Fewer Seizures, Better Quality of Life
The ketogenic (or keto) diet — a high-fat, low-carbohydrate diet — has a range of health benefits covered in mainstream media, from weight loss to elevated energy levels and decreased acne.
Yet, the keto diet is not just another fad diet; it is an evidence-based dietary therapy that can help patients with epilepsy by reducing seizures. After three months on the keto diet, research indicates that 87% of patients with epilepsy report an improved quality of life.
“It’s really remarkable seeing how patients can succeed with the keto diet and regain a sense of control over their lives,” states Yara Mikhaeil-Demo, MD, at Northwestern Medicine Comprehensive Epilepsy Center.
Health Benefits of a Keto Diet for Patients With Epilepsy
Since it was first introduced in the 1920s, the keto diet has become an evidence-based dietary therapy for specific conditions like epilepsy. First tested among pediatric patients, it is now prescribed to adult patients with epilepsy, alongside medication or surgical treatment. These patients report:
- Decreased frequency of seizures
- Decreased severity of seizures
- Improved seizure recovery
- Decreased blood sugar levels
- Increased energy
- Reduction in medication dosages
- Improved quality of life
- Weight loss
How It Works
On the keto diet, patients are encouraged to reduce consumption of foods high in carbohydrates, such as grains, legumes and sugars. The goal is to replace carbohydrate intake with fat in order to induce ketosis: a metabolic state whereby ketone bodies (chemicals produced in the liver from fatty acids) provide fuel for the body.
The reason why this diet produces health benefits specifically for patients with epilepsy requires more data. However, it has been theorized that when the brain sources its nourishment from ketone bodies instead of glucose, there is an improvement of mitochondrial density, meaning the body has a higher capacity to convert food into energy. Ketone bodies are also believed to increase the production of gamma-Aminobutyric acid (GABA), which is the major inhibitory neurotransmitter in the brain. This could help keep seizures from occurring.
Risks of a Keto Diet
There are pros and cons to the keto diet, including potential risks and side effects. The most well-known side effect is often referred to as the keto flu, or flu-like symptoms experienced during the body’s initial withdrawal from carbs. The keto flu typically subsides in a few days.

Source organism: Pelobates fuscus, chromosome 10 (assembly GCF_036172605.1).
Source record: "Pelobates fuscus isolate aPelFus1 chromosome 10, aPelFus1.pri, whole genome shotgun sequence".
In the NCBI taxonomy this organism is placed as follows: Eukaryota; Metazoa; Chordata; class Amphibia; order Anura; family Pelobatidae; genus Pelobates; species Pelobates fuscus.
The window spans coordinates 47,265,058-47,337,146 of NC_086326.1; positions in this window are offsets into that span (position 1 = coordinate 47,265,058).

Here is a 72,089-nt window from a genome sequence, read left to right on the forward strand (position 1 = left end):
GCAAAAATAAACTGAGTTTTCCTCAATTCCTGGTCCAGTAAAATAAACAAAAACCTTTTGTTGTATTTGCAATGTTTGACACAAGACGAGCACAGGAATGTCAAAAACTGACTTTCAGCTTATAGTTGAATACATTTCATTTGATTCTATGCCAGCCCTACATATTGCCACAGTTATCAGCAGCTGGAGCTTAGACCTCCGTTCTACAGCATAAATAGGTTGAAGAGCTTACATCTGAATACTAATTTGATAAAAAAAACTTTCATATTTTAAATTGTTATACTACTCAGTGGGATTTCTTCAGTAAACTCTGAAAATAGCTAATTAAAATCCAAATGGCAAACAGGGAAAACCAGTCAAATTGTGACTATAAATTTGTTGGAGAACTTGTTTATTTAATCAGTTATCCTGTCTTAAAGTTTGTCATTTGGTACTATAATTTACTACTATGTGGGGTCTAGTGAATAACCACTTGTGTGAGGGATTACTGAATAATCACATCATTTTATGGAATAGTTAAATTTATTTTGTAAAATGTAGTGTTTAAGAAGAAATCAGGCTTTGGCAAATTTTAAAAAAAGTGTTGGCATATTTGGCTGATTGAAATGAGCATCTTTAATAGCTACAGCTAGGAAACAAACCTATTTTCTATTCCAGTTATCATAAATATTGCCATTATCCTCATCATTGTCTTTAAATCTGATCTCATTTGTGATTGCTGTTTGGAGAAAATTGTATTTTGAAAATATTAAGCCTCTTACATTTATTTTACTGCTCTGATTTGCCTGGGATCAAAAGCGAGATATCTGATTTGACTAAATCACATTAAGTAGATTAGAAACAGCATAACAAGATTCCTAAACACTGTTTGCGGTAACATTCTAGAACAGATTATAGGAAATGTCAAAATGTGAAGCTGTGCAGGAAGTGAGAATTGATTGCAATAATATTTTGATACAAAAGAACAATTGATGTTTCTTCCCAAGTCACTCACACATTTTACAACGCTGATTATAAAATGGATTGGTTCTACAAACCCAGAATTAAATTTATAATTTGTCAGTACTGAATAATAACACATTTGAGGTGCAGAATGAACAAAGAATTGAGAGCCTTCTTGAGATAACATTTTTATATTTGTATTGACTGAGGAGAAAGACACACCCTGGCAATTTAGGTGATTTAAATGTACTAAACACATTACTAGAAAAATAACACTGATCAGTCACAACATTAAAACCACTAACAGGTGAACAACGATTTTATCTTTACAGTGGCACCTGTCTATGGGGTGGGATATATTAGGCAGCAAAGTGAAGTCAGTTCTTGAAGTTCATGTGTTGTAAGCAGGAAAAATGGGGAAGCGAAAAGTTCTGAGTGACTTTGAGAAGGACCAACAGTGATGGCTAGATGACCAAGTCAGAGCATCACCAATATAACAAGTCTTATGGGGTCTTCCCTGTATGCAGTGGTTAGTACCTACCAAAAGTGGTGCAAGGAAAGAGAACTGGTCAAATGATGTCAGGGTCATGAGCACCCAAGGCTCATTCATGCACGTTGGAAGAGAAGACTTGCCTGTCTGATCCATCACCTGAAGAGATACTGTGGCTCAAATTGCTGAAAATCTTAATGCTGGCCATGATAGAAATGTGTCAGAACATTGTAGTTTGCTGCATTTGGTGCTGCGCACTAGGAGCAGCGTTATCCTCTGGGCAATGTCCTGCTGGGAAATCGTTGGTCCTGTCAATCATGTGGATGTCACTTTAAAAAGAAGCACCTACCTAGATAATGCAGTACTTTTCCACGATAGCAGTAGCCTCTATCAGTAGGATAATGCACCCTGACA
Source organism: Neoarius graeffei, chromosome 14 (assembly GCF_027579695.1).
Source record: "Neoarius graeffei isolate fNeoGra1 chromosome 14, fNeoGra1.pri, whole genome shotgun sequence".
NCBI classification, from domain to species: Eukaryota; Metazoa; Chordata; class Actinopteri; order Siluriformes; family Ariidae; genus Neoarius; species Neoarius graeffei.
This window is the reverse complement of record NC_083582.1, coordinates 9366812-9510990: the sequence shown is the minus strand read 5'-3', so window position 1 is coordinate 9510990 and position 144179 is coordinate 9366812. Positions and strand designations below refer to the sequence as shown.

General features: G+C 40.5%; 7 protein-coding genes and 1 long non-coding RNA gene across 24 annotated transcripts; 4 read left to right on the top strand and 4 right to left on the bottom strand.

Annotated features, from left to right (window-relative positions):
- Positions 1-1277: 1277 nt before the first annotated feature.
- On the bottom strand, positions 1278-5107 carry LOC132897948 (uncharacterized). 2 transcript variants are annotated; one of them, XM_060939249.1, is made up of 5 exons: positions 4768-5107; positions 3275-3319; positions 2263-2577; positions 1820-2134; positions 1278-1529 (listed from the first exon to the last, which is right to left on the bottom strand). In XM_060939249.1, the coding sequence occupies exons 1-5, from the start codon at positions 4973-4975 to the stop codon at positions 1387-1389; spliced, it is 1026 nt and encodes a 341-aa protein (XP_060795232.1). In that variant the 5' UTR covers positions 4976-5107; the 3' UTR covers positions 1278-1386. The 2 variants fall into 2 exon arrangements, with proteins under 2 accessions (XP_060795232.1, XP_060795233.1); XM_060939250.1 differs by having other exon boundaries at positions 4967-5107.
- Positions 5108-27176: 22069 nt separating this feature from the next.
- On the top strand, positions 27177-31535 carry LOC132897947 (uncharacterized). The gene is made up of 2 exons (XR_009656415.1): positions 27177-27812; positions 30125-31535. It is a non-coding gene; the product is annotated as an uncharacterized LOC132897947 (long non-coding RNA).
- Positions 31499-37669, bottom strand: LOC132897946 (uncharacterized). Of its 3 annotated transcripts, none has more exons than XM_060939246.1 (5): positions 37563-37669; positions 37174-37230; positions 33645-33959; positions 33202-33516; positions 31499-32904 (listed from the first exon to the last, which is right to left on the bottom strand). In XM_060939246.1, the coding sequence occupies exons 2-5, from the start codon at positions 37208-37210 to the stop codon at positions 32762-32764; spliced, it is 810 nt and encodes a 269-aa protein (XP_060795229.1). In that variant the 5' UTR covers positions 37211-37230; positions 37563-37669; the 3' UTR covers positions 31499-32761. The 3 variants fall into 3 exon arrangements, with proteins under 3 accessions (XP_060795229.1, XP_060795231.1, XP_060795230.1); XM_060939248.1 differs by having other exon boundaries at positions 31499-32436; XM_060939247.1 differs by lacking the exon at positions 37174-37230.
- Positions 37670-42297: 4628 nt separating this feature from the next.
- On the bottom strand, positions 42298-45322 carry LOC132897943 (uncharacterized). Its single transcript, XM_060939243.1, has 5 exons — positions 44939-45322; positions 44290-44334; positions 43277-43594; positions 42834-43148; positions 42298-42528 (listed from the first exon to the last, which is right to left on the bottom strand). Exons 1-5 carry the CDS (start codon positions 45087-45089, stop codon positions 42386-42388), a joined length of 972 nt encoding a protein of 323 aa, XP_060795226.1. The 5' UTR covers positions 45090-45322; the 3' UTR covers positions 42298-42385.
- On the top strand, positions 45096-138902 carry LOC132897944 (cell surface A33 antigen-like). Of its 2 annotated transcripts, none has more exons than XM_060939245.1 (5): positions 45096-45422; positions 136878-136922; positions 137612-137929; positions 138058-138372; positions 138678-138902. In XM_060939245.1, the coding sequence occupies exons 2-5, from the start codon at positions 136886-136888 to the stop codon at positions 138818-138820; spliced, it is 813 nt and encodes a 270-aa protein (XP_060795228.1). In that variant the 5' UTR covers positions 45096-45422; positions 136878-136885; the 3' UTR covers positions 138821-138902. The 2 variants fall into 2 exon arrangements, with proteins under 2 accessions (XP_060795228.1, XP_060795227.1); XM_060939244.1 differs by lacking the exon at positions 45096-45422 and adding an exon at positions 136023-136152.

Risks associated with the keto diet concern heart health, kidney stones and high cholesterol levels. To minimize such risks, consult your physician before implementing a keto diet. Each patient with epilepsy shifting to a keto diet should be carefully monitored by an epilepsy specialist and registered dietitian or nutritionist.
How to Sustain a Keto Diet
A few types of keto diets have been designed, which cater to different lifestyles. Ilana Nurko, MS, RD, LDN, CNSC, advanced dietitian at Northwestern Memorial Hospital, explains that patients begin the Keto Program at Northwestern Medicine with an educational class about the keto diet to build an understanding of its benefits. Then, they meet individually with clinical staff to establish a customized plan that meets specific goals and helps them achieve success.
Effective keto regimens can be modified to help patients stick to the diet. Although it may be tempting to cook repetitive meals or purchase processed items marketed as keto, it also is vital for long-term health to include a variety of whole foods in your diet.
Remember, It’s a Mindset
“The most important thing about this diet is mindset,” advises Dr. Mikhaeil-Demo. “Think about all of the positives it can create in your life and realize that it can be a very versatile diet if you want it to be.” Start the diet with optimism, log progress and commit to at least three months for optimal results.
If you and your physician determine that the keto diet is right for you, here are a few delicious sample recipes you can enjoy when committing to a keto diet.